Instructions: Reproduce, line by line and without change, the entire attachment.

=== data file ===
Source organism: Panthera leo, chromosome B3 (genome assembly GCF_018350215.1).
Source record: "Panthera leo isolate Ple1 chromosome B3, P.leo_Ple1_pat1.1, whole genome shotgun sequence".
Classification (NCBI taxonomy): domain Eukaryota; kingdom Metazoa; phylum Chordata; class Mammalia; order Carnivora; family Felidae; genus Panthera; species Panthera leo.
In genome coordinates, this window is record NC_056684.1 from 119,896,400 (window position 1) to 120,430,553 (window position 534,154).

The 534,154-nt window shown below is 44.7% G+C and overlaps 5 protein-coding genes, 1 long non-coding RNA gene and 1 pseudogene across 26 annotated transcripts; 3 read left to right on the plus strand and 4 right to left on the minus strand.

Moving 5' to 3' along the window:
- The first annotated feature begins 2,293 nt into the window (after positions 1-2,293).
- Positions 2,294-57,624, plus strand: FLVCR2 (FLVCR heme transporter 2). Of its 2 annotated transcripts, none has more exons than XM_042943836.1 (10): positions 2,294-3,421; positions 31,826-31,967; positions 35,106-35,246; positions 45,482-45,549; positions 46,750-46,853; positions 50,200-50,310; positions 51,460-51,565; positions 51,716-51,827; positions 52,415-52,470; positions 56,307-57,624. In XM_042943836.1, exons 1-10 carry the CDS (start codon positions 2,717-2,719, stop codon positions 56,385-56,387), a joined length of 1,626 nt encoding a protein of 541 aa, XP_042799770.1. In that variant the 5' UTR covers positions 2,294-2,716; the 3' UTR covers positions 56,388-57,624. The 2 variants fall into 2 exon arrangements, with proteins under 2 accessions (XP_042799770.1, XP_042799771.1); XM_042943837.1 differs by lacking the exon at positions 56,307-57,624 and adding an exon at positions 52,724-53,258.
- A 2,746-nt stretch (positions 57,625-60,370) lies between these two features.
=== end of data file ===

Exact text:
Source organism: Panthera leo, chromosome B3 (genome assembly GCF_018350215.1).
Source record: "Panthera leo isolate Ple1 chromosome B3, P.leo_Ple1_pat1.1, whole genome shotgun sequence".
Classification (NCBI taxonomy): domain Eukaryota; kingdom Metazoa; phylum Chordata; class Mammalia; order Carnivora; family Felidae; genus Panthera; species Panthera leo.
In genome coordinates, this window is record NC_056684.1 from 119,896,400 (window position 1) to 120,430,553 (window position 534,154).

The 534,154-nt window shown below is 44.7% G+C and overlaps 5 protein-coding genes, 1 long non-coding RNA gene and 1 pseudogene across 26 annotated transcripts; 3 read left to right on the plus strand and 4 right to left on the minus strand.

Moving 5' to 3' along the window:
- The first annotated feature begins 2,293 nt into the window (after positions 1-2,293).
- Positions 2,294-57,624, plus strand: FLVCR2 (FLVCR heme transporter 2). Of its 2 annotated transcripts, none has more exons than XM_042943836.1 (10): positions 2,294-3,421; positions 31,826-31,967; positions 35,106-35,246; positions 45,482-45,549; positions 46,750-46,853; positions 50,200-50,310; positions 51,460-51,565; positions 51,716-51,827; positions 52,415-52,470; positions 56,307-57,624. In XM_042943836.1, exons 1-10 carry the CDS (start codon positions 2,717-2,719, stop codon positions 56,385-56,387), a joined length of 1,626 nt encoding a protein of 541 aa, XP_042799770.1. In that variant the 5' UTR covers positions 2,294-2,716; the 3' UTR covers positions 56,388-57,624. The 2 variants fall into 2 exon arrangements, with proteins under 2 accessions (XP_042799770.1, XP_042799771.1); XM_042943837.1 differs by lacking the exon at positions 56,307-57,624 and adding an exon at positions 52,724-53,258.
- A 2,746-nt stretch (positions 57,625-60,370) lies between these two features.